Meanwhile, an emergency debate on standards and sleaze has been called by opposition parties and will take place in the Commons on 8 November. No official vote will happen as a result of the discussion, but there is speculation Sir Lindsay Hoyle, the speaker, could make a statement on MPs’ conduct.
Labour leader Sir Keir Starmer urged Mr Johnson to both attend the debate and apologise to the country during it, in what he said was a chance “to go beyond just words”. Sir Keir added: “The prime minister must begin to clean out the filthy Augean stable he has created.”
However, Anne-Marie Trevelyan, the trade secretary, subsequently signalled Mr Johnson will instead watch the debate from a television screen in his office, to allow him to get on with tasks “only the prime minister” can carry out.
Lib Dem chief whip Wendy Chamberlain, who secured the three-hour emergency debate, said ahead of it that last week’s events were “just the latest example of political cronyism and corruption” – citing “dodgy” Covid contracts and Mr Johnson’s luxury Marbella holiday paid for by Zac Goldsmith, a Tory donor.
She added: “We need an independent public inquiry, with the powers and resources to get to the bottom of this Conservative sleaze scandal.”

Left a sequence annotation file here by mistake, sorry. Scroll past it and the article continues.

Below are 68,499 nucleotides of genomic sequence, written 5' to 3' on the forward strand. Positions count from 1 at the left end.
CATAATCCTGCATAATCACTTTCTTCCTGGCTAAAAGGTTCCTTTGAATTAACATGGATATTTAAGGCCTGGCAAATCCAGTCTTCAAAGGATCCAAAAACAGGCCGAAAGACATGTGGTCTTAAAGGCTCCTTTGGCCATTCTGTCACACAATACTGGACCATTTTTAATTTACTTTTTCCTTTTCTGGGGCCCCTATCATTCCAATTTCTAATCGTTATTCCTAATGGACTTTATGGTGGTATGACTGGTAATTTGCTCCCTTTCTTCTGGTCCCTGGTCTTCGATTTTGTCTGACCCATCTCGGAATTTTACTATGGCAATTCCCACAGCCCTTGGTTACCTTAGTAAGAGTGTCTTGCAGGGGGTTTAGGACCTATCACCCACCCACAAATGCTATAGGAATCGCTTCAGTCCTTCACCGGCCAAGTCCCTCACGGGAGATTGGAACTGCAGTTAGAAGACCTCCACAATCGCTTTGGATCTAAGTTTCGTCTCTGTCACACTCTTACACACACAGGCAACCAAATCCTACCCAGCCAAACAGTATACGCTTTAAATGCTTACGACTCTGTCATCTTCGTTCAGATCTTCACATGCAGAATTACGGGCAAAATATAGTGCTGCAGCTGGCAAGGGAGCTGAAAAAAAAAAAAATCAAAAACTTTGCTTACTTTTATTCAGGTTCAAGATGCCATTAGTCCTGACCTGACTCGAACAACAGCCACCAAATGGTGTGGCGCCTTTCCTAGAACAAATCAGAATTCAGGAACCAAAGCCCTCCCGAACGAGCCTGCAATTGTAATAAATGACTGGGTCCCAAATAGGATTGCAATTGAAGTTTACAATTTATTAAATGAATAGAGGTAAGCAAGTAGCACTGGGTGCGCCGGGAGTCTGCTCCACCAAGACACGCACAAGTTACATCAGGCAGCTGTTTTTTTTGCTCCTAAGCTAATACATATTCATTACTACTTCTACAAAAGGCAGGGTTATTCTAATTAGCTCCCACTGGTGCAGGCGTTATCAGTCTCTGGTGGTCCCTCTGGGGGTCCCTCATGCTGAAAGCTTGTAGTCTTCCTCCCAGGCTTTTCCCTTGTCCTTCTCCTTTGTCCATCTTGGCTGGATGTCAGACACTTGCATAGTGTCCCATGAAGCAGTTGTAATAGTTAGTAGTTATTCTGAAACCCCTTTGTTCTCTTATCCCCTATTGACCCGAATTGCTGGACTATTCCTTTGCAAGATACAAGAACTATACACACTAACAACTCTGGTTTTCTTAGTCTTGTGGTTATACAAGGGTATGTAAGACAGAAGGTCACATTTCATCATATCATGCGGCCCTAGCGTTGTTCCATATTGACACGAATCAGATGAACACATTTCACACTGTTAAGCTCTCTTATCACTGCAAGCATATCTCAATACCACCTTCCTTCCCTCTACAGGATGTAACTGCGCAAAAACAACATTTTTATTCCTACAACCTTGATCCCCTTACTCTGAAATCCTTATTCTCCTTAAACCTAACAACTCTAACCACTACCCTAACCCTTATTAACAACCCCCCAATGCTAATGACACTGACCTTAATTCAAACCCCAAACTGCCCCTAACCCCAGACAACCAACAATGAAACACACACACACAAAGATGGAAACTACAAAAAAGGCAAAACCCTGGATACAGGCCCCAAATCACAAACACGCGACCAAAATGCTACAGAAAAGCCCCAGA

Both Labour and the Lib Dems are calling for a public inquiry into the events that led to Mr Paterson’s resignation. However, Ms Trevelyan, speaking for the government on the morning of the debate, said she did not believe such a probe was necessary because there is “no wider problem” with corruption in the Conservatives.
Register for free to continue reading
Registration is a free and easy way to support our truly independent journalism
By registering, you will also enjoy limited access to Premium articles, exclusive newsletters, commenting, and virtual events with our leading journalists
Already have an account? sign in
Join our new commenting forum
Join thought-provoking conversations, follow other Independent readers and see their replies